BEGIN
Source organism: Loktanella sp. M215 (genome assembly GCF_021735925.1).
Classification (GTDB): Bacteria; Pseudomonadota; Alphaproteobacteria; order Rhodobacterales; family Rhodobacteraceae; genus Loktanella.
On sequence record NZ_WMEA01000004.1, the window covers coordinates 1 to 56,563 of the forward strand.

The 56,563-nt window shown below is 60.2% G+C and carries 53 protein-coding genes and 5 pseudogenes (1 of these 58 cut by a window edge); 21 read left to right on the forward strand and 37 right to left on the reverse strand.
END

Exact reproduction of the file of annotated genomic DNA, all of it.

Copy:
Source organism: Loktanella sp. M215 (genome assembly GCF_021735925.1).
Classification (GTDB): Bacteria; Pseudomonadota; Alphaproteobacteria; order Rhodobacterales; family Rhodobacteraceae; genus Loktanella.
On sequence record NZ_WMEA01000004.1, the window covers coordinates 1 to 56,563 of the forward strand.

The 56,563-nt window shown below is 60.2% G+C and carries 53 protein-coding genes and 5 pseudogenes (1 of these 58 cut by a window edge); 21 read left to right on the forward strand and 37 right to left on the reverse strand.